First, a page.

An anti-bullying allegory writ on the largest possible scale, “Ender’s Game” frames an interstellar battle between mankind and pushy ant-like aliens, called Formics, in which Earth’s fate hinges on a tiny group of military cadets, most of whom haven’t even hit puberty yet. At face value, the film presents an electrifying star-wars scenario — that rare case where an epic space battle transpires entirely within the span of two hours — while at the same time managing to deliver a higher pedagogical message about tolerance, empathy and coping under pressure. Against considerable odds, this risky-sounding Orson Scott Card adaptation actually works, as director Gavin Hood pulls off the sort of teen-targeted franchise starter Summit was hoping for.
— Peter Debruge
Read the full review
Distributor: Relativity Media
Month-old mashed potatoes wouldn’t leave behind as questionable an aftertaste as “Free Birds,” a »
- Variety Staff
As you may be aware, DC Comics and Warner Bros. are starting to press the accelerator on the development of their properties on both film and television. DC and Warner have had recent success on the big screen with Christopher Nolan’s acclaimed Dark Knight trilogy and this years Man Of Steel. They also have the successful Arrow on television screens which has just began its second season.
Following these successful adaptations of some of the characters from their vast library, they have announced plans for an Arrow spin-off series based on The Flash, a Gotham series focussing on James Gordon and a Constantine television adaptation. These are in addition to the films DC Comics and Warner Bros. currently have in development, which include Batman Vs Superman, a potential Justice League film and Guillermo Del Toro’s Justice League Dark.
- Ben Read
A teacher-pupil affair spirals into sexual obsession and violence in this edge-of-the-seat thriller from Jahmil Xt Qubeka
The London film festival has presented me with an exciting discovery this year: the South African film-maker Jahmil Xt Qubeka, who brings some scalding steam-heat with a sensational noir thriller in black and white called Of Good Report. (It is actually his third feature, following two previous films, uMalusi and A Small Town Called Descent, which have yet to show up on IMDb.) Watching this brazenly shocking and gripping film, I remembered the feeling I had on seeing Christopher Nolan's low-budget black-and-white debut, Following. Here is a director who is going places.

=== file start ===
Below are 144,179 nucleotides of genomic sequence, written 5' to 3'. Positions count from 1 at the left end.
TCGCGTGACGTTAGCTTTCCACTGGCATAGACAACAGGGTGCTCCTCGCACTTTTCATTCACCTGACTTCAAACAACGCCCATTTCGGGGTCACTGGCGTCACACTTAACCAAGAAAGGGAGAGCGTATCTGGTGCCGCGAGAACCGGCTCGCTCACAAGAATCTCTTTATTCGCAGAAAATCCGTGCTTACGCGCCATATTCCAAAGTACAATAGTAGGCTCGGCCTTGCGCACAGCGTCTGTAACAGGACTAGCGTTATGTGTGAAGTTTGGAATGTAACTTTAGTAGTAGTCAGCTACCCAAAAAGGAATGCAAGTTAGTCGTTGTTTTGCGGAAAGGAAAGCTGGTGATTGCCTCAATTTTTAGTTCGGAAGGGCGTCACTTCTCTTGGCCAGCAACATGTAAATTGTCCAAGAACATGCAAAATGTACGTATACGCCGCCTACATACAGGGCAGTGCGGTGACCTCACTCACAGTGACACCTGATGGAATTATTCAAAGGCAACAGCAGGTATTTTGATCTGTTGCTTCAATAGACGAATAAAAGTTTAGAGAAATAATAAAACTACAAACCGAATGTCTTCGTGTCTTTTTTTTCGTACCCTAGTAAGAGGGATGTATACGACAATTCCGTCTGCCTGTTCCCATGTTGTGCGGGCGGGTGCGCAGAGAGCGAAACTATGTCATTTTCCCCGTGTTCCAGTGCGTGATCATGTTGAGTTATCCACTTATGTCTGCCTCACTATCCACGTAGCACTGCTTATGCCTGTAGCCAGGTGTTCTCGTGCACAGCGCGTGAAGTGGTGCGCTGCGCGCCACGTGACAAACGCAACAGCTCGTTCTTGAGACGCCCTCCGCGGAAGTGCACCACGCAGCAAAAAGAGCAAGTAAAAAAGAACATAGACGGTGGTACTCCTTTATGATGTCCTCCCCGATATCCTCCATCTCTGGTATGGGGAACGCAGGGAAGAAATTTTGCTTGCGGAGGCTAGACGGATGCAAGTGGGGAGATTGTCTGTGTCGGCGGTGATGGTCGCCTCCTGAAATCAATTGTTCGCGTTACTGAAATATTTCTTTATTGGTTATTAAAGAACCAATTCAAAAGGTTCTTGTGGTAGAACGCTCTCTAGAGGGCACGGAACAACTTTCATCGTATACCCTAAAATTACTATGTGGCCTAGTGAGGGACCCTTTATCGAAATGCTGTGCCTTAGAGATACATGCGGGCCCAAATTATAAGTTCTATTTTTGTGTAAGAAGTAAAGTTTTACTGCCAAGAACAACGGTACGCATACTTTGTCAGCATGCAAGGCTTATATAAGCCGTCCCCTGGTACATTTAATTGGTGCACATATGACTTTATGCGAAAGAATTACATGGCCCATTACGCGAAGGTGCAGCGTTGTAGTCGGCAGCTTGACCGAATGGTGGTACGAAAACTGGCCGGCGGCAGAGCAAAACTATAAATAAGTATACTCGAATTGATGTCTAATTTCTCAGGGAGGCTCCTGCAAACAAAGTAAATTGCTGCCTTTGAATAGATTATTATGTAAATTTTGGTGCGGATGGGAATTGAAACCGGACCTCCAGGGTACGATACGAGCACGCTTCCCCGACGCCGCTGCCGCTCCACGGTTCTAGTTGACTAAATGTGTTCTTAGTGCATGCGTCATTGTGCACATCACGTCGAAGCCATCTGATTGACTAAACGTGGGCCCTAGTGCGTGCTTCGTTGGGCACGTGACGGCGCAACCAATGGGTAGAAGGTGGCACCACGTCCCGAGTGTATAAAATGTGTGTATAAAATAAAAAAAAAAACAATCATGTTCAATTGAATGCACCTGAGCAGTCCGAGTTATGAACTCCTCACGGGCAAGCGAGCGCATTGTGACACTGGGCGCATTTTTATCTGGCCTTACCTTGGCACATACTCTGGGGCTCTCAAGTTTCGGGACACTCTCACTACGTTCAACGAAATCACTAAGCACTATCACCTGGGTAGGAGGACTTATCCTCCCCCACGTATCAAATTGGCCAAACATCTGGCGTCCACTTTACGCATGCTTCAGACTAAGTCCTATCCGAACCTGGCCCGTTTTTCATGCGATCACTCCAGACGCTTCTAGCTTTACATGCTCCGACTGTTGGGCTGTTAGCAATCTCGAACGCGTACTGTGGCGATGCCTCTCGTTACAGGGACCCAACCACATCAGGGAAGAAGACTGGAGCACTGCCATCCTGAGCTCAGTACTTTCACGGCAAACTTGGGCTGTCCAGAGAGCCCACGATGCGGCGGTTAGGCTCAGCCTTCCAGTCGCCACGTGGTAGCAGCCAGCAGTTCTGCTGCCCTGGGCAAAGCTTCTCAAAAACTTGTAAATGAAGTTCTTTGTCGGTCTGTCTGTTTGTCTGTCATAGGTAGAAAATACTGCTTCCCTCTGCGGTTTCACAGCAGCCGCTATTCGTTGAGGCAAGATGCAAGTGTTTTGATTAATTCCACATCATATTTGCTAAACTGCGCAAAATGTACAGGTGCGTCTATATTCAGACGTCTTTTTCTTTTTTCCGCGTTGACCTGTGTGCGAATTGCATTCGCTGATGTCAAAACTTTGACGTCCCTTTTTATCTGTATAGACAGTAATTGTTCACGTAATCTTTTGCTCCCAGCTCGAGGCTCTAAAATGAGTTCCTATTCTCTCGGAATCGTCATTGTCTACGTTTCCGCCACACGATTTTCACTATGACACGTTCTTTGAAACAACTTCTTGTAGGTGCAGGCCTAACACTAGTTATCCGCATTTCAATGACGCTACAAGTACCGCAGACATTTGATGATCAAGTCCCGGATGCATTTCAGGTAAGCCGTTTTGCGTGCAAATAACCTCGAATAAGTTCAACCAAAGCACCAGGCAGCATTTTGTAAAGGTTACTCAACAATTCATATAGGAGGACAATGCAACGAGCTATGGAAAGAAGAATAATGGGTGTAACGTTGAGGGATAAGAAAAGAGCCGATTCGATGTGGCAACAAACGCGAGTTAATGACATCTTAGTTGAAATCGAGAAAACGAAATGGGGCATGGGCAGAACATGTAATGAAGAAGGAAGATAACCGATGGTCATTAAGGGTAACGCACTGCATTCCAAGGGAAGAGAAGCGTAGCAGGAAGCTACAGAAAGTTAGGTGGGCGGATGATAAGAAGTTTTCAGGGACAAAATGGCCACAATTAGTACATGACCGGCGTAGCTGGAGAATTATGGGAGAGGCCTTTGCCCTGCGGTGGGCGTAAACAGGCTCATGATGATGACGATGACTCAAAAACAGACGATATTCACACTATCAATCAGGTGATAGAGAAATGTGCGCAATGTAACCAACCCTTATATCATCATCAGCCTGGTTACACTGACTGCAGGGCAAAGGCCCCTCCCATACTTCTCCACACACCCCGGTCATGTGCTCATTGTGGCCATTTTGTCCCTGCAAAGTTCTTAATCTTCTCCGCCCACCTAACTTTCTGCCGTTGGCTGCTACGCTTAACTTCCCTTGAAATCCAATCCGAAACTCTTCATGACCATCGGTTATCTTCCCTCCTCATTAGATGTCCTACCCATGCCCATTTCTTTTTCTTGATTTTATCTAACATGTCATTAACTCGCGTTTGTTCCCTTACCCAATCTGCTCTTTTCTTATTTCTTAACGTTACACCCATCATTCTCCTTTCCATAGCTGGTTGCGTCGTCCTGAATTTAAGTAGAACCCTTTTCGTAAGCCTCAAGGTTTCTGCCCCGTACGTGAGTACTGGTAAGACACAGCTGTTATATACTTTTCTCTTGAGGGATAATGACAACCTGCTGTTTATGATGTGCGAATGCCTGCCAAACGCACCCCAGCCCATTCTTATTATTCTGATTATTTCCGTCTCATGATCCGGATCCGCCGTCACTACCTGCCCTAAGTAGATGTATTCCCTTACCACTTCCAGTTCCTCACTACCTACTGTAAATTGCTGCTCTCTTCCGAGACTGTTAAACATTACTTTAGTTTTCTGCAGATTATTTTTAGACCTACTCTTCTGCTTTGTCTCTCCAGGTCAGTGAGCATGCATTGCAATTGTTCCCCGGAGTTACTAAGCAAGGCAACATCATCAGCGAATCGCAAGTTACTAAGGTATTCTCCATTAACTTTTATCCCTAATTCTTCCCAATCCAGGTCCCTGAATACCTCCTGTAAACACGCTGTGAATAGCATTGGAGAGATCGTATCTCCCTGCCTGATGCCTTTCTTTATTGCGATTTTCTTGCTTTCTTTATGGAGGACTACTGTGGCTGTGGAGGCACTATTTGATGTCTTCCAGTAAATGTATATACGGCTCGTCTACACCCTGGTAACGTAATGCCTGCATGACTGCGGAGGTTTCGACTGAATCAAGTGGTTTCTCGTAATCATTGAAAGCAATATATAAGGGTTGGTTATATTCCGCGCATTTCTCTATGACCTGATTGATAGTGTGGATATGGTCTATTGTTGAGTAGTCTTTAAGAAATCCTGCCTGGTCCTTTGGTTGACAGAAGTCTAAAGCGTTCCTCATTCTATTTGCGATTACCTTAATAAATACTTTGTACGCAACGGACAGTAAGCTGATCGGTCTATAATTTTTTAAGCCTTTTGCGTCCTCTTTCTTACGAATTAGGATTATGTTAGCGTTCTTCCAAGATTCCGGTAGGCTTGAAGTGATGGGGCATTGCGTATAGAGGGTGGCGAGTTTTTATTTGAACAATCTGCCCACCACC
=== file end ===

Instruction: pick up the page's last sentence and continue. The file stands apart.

The drama concerns a shy, spindly, bespectacled young man called Parker Sithole, played by Mothusi Magano. He has an enigmatic, stricken look – like Jack Nance in Eraserhead or Anthony Perkins in Psycho. Parker is new in town, having turned up »
- Peter Bradshaw
Odd List Ryan Lambie Simon Brew 10 Oct 2013 - 03:27
Another 25 unsung greats come under the spotlight, as we provide our pick of the underappreciated films of 1993...
What a year 1993 was. It saw the release of Star Fox on the Super Nintendo. Bill Clinton became president. Season three of Deep Space Nine premiered on Us television. UK politician Douglas Hurd visited Argentina. Cyndi Lauper released her album Hat Full Of Stars.
Aside from those earth shattering events, we'll probably remember 1993, in cinema terms, as the year Jurassic Park dominated the box office like an angry Tyrannosaurus. A true phenomenon, its profits doubled those of the second most watched film in 1993 cinemas, Mrs Doubtfire, and almost three times as much as the movie below that - the Harrison Ford thriller, The Fugitive.
But as ever, there was so much more to the 1993 movie landscape than dinosaurs and Robin Williams dressed as an old woman. »
This past summer’s Man of Steel marked a big step forward for Warner Bros. with regards to its DC Comics properties. Following Marvel’s massive success with interconnected superhero movies, WB has been trying to find a way to take a similar approach to its DC characters. Green Lantern was a swing and a miss, and Christopher Nolan made it very clear that his Dark Knight Trilogy was a standalone set of films not set within a larger universe. But with Man of Steel, WB finally has a hit with a rebooted DC character, and the studio is moving forward with a follow-up that brings Batman into the fold. Obviously the endgame is a Justice League movie, but WB has been toying with that idea for years. Director George Miller came extremely close to getting his iteration of Justice League in front of cameras in 2007, but the plug was prematurely pulled. »
- Adam Chitwood
One of the most popular and well-known supporting characters in comic book history is getting his own TV series. James Gordon—that longtime ally of Batman—will be the main character of the new Fox series Gotham.
Even non-comic fans have heard of Commissioner Gordon. He’s been played by Neil Hamilton (on TV) and by Pat Hingle and Gary Oldman (in film) among others. Now he’ll be the star of his own series. Following a bidding war, the impending DC/Warner Bros. series—which will be called Gotham—has been given the direct-to-series green-light, skipping the pilot stage. The show will air on Fox. Bruno Heller, the man behind The Mentalist, will be the head writer for Gotham.
- email@example.com (Rob Young)
Between their frequent arrests, desperate need for attention and outrageously high earnings, celebrities tend to draw a lot of ire from the public. But sometimes it's easy to forget that famous people, just like everyday people, range from vapid and self-absorbed to completely cool, friendly and generous.
With that in mind, we've compiled a list of moments that will hopefully restore your faith in the ability of the rich and famous to be totally awesome.